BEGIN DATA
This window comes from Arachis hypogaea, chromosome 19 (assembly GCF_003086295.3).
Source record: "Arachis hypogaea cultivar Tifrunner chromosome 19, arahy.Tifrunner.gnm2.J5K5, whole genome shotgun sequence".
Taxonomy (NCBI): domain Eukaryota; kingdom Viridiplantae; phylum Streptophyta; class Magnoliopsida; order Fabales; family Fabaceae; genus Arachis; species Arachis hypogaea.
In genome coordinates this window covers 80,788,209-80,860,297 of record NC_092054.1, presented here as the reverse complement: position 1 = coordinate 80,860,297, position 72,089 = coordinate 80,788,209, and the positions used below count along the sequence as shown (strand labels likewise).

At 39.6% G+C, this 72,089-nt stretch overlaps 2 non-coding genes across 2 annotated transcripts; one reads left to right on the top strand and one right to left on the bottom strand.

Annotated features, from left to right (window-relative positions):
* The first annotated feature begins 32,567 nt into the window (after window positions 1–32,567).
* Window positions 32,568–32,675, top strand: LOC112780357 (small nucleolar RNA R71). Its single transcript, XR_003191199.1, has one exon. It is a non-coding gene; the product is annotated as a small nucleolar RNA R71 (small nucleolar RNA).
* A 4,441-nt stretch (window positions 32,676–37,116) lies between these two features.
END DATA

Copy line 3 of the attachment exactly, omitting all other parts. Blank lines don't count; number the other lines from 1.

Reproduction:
Taxonomy (NCBI): domain Eukaryota; kingdom Viridiplantae; phylum Streptophyta; class Magnoliopsida; order Fabales; family Fabaceae; genus Arachis; species Arachis hypogaea.